If you see a supplement sold for 1/3 or less of the price of another brand, that should be a red flag. Herbs and supplement ingredients are usually expensive to grow, gather, and store. This means that if you find a bottle for $4 at your local grocery store, it will probably contain few of the ingredients listed and contain mostly fillers, just like the DNA test showed. In general, avoid any supplement that is much cheaper than the competitors.
Don’t just blindly purchase herbs and supplements. Research your condition and what herbs can benefit it in advance. We have hundreds of science-backed articles stating what herbs and supplements are best for many common health conditions on Progressive Health.
The University of Maryland also has a definitive Complementary and Alternative Medicine Guide, which can help you identify what herbs to use for what condition. Self-education can help you maximize the benefits to your health.
In some cases, certain parts of the plant contain different beneficial ingredients. Make sure the supplement you choose states in the ingredient list what part of the plant is used in the supplement mix. Supplements that list the complete ingredient list- including all binders and the scientific name of each ingredient- are more likely to contain a higher concentration of the beneficial ingredients.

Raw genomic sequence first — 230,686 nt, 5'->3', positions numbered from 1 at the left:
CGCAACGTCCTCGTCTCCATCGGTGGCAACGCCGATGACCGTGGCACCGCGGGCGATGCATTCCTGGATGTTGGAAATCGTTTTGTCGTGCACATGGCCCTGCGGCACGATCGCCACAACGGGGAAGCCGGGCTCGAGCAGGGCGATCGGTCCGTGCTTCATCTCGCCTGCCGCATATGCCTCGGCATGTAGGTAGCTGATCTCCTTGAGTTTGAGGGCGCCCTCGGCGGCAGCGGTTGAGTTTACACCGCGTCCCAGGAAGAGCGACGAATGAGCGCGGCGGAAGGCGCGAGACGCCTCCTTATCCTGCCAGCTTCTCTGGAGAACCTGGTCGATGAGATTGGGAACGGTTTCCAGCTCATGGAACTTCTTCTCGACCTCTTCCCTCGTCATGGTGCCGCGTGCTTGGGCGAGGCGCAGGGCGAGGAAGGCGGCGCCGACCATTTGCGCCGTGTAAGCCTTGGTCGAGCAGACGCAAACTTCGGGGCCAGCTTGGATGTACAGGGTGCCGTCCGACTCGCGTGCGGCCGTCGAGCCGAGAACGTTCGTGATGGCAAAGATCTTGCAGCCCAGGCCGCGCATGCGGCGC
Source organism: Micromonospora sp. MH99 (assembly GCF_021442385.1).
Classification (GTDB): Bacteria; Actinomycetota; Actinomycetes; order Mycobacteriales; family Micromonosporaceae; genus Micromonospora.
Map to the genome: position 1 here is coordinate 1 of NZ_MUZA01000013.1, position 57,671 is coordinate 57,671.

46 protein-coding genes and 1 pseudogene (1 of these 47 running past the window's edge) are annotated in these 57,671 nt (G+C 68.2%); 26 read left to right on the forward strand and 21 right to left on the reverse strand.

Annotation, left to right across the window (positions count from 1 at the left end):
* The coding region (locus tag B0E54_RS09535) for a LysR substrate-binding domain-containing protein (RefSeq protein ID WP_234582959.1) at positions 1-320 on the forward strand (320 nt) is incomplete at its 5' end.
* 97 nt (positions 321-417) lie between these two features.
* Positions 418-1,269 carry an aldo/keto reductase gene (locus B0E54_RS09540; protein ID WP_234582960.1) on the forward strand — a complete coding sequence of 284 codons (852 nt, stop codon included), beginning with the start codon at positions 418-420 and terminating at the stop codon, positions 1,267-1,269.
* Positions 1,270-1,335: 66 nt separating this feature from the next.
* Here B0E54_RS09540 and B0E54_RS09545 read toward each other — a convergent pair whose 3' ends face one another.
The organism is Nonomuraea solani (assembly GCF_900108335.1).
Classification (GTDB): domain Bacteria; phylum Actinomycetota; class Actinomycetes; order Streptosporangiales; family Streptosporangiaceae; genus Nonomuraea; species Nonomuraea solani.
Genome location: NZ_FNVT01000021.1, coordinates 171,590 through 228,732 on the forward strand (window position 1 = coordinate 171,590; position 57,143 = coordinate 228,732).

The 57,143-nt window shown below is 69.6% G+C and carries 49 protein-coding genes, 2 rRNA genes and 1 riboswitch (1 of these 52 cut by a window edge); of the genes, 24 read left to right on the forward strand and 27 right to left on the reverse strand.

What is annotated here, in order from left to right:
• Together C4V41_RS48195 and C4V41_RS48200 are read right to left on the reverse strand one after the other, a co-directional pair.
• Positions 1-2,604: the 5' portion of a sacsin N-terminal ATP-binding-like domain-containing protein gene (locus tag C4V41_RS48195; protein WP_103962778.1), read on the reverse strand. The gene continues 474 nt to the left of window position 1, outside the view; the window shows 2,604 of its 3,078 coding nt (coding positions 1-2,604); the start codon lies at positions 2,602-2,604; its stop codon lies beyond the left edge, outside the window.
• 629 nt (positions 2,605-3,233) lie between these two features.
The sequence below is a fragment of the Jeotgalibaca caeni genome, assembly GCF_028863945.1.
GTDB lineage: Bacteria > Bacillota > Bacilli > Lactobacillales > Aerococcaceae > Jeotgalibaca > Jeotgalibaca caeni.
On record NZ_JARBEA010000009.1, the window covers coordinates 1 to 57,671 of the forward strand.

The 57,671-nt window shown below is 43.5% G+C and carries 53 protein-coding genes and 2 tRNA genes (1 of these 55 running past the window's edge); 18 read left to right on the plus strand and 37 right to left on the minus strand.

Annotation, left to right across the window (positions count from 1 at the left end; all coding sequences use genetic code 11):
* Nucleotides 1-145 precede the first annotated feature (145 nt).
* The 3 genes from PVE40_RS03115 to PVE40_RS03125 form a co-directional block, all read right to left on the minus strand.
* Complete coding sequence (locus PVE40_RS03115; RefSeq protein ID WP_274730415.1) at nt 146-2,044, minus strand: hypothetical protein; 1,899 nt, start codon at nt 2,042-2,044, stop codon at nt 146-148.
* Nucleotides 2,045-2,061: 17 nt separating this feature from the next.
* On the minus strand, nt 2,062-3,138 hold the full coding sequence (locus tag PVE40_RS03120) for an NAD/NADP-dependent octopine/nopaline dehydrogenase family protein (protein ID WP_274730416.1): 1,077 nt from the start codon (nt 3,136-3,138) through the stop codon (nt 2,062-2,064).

Look for supplements that list an expiration date, the scientific names of the plants, and what part of the plant is used in the supplement, and the amount of each ingredient used in the supplement. Never purchase a supplement that does not state the ingredient list on the container or contains drug compounds or drug-like compounds (most common in weight loss, bodybuilding, and sexual performance supplements). You can also research a company to determine if it has been involved in any recalls in the past.
The presence of some allergens in the tested supplements (like wheat and nuts) is potentially dangerous to individuals with allergies. If you have a serious allergy to a food substance, contact the manufacturer before taking any supplements to ensure their products will not cause an allergic reaction. Additionally, only purchase supplements from trusted manufacturers that are dedicated to providing the highest quality supplements.
Supplements can be a tool that can help you fill in any nutrient gaps in your diet. Additionally, certain herb compounds have been shown in scientific studies to benefit common health problems- including depression, prostate health, and memory.
However, some manufacturers practice unscrupulous manufacturing practices that fill their supplements with unlisted fillers and alternative plants to what the bottle claims to contain. As a consumer, remember that if a product seems drastically cheaper than the competition, it may not contain what it claims.
The new DNA test from 2015 has brought new light on the shady practices of some store-brand supplement manufacturers. The FDA has yet to respond to these new tests, but according to the DNA test, these companies clearly broke FDA regulations by adding ingredients not listed and falsifying packaging information. Even though the products are currently only banned from sale in New York, consumers in other states should also avoid these store brands until the matter is resolved.